February 27th, 2015

Avast at Mobile World Congress 2015

MWC2015

Stop by for a visit with Avast; booth 5K29.

New mobile apps, a live Wi-Fi hack, results of a global Wi-Fi experiment, a demonstration of mobile malware, and Avast mobile experts can all be found at Avast’s booth (hall 5 stand 5K29) at this year’s Mobile World Congress in Barcelona.

Open Wi-Fi Risks and Live Demonstration

Connecting to public Wi-Fi networks at airports, hotels, or cafes has become common practice for people around the world. Many users are, however, unaware that their sensitive data is visible to hackers if they don’t use protection. This data includes emails, messages, passwords and browsing history – information you don’t necessarily want the guy sipping the latte next to you at the cafe to see. Avast experts traveled to different cities across the U.S., as well as Europe and Asia, to find out how much information is openly shared via public Wi-Fi. They found that one-third of browsing traffic in New York City, San Francisco and Chicago is openly visible for hackers.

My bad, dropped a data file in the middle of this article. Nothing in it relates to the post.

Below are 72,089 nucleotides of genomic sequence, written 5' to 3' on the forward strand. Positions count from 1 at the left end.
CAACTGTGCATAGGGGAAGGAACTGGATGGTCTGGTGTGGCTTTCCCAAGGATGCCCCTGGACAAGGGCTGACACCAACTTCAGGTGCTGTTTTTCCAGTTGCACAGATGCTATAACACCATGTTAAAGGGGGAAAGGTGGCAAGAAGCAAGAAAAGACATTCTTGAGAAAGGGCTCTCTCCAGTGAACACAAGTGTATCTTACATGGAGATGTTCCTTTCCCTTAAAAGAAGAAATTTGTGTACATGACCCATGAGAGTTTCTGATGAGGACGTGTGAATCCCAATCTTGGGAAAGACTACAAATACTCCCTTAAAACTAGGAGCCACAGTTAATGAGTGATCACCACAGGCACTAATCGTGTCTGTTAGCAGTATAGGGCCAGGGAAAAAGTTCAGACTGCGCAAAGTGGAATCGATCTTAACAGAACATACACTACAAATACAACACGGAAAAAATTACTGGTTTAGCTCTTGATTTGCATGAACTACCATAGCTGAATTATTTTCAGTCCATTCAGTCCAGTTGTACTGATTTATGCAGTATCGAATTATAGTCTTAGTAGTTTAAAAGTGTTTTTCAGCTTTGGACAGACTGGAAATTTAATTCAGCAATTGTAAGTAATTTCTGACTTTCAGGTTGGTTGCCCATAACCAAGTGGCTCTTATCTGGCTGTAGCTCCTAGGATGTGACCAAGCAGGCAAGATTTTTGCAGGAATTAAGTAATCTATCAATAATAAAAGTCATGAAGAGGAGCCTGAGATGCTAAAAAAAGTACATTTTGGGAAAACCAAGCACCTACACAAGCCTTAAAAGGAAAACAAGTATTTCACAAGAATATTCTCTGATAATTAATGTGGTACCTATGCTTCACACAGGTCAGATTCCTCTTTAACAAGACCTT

At the Congress, Avast will conduct a Wi-Fi hack demonstration. The demonstration will allow visitors to see, first hand, what a hacker can access if they don’t use protection. Participants can connect to Avast’s (password protected) Wi-Fi network to browse and send messages as they normally would when connected to open Wi-Fi. To demonstrate how this information would look through the eyes of a hacker, their activities will be displayed on a screen at the Avast stand.

Mobile Malware and Simplocker Demonstration